It would send an unmistakable message to NFL prospects about the importance of winning a Super Bowl for your city. Seeing that location in a frenzy would speak volumes about how important a team is in boosting civic morale.

Las Vegas

If the NFL truly wants to make its draft an experience, you can’t do much better than Vegas. The larger-than-life atmosphere would attract crowds from all across the country to attend the NFL Draft. The city has shown by hosting the Royal Purple Las Vegas Bowl and two college basketball conference tournaments (Pac-12 and Mountain West) that it’s a fun location for a sporting event.

However, the NFL has repeatedly taken stands against legalizing sports betting nationally, and it’s historically been uneasy about any association with Las Vegas.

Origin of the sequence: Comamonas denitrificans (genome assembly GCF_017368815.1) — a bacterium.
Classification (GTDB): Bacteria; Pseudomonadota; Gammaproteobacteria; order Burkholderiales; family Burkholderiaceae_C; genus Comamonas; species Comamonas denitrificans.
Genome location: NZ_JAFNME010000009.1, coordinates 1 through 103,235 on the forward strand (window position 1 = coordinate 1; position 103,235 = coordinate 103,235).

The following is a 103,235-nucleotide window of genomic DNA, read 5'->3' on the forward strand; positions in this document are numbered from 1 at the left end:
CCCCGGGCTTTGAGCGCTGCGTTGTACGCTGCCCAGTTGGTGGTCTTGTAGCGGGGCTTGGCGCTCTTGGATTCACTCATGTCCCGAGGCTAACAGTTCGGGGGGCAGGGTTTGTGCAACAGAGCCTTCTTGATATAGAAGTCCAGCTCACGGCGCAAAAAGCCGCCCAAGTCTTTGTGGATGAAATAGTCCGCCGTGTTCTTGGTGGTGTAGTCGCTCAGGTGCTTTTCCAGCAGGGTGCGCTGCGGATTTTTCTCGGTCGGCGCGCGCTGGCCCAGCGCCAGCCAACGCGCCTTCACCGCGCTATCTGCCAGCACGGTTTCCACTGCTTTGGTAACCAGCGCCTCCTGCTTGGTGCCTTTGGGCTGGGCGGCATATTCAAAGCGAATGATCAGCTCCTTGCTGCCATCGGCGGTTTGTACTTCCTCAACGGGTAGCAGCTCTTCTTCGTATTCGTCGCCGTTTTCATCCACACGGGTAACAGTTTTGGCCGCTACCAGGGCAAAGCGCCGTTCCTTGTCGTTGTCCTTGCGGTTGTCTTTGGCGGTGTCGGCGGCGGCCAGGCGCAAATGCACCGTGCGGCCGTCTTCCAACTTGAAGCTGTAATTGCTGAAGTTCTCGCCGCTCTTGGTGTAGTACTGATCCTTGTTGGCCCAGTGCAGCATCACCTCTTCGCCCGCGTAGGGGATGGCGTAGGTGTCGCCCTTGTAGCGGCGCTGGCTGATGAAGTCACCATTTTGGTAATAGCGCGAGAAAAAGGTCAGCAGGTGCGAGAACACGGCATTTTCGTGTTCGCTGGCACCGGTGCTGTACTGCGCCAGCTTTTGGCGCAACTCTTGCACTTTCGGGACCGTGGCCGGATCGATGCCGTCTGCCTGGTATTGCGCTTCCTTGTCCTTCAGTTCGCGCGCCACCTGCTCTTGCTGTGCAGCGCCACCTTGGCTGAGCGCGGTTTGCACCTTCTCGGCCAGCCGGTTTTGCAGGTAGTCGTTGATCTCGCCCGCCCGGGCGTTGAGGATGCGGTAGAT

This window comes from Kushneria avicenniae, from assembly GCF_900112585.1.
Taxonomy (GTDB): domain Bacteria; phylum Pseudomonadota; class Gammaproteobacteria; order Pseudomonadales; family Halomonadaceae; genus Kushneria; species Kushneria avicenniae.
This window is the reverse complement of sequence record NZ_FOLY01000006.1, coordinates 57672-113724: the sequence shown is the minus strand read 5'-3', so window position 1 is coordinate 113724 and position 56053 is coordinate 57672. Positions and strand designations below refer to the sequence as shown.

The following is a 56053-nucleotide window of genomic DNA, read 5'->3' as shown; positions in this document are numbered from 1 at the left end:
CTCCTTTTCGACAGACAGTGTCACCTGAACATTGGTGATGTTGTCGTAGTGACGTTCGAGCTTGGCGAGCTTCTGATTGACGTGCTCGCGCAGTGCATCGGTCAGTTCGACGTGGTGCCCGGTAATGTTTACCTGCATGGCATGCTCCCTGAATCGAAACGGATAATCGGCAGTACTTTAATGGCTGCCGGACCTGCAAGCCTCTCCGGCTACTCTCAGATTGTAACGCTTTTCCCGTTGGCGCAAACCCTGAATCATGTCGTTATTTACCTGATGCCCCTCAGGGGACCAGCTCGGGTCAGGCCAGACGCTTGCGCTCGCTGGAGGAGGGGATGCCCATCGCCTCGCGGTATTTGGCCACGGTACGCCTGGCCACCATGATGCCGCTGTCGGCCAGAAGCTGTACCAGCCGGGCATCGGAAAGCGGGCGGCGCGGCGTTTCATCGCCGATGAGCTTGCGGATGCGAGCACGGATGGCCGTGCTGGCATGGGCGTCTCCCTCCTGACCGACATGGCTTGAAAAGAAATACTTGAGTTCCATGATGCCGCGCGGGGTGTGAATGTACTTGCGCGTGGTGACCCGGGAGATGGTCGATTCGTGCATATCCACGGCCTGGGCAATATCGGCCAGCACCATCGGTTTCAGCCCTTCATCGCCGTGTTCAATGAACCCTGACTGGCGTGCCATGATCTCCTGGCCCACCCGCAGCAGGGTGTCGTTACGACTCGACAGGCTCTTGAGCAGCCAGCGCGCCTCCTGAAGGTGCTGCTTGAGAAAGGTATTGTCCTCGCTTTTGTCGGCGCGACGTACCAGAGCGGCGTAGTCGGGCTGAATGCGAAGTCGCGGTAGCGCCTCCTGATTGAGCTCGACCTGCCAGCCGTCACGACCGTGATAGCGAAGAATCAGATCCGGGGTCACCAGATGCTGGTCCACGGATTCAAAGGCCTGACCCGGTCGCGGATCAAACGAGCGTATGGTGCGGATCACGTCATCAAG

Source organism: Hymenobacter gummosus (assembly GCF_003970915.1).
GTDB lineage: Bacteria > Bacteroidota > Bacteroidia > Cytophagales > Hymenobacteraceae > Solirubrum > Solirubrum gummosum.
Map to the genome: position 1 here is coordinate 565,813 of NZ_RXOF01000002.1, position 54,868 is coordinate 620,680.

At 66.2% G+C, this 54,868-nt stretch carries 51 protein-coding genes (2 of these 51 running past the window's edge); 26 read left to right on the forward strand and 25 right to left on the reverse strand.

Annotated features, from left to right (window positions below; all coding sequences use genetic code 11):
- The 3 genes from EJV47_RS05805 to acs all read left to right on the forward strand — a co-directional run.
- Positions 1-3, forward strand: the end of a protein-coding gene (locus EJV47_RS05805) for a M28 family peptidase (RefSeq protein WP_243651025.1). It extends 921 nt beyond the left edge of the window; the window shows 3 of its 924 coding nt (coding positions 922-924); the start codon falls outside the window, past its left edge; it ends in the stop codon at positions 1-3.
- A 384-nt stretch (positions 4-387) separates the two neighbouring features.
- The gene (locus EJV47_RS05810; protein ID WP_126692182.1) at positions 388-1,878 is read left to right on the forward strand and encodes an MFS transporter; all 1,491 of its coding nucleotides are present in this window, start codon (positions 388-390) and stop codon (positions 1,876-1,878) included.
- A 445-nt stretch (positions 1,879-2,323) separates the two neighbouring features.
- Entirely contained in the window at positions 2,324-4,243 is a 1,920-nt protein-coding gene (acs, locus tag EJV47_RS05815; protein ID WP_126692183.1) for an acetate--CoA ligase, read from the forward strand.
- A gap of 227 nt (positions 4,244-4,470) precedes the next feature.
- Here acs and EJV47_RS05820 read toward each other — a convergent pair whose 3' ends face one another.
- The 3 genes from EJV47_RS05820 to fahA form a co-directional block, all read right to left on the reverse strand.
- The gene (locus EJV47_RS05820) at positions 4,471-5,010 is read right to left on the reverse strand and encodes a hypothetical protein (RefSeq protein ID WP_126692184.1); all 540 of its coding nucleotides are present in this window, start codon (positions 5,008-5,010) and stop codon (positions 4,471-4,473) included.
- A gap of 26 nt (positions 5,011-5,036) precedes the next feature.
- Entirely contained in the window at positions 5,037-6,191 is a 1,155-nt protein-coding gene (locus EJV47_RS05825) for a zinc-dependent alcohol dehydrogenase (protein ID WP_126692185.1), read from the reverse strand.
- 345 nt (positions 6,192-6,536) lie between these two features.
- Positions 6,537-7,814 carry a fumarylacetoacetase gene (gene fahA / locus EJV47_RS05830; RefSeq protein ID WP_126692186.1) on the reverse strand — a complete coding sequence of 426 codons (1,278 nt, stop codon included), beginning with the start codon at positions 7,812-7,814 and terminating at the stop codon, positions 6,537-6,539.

Canton, Ohio

Who says the NFL has to move its draft to a major city? The NFL Draft would conceivably draw well at any location, so why not give it an added nostalgic element? The league was founded in Canton in 1920, and it’s where the NFL Hall of Fame is located. The surrounding greatness of the area would humble the prospects and show that the NFL isn’t always focused on the glitz and glamour, but rather on its grassroots. Aside from the annual Hall of Fame Game and ceremony, Canton doesn’t get a lot of national publicity for being the home of the NFL. Perhaps hosting the draft there would be a nice way to bring NFL fans to the Hall of Fame to celebrate the league’s stars of the past and future.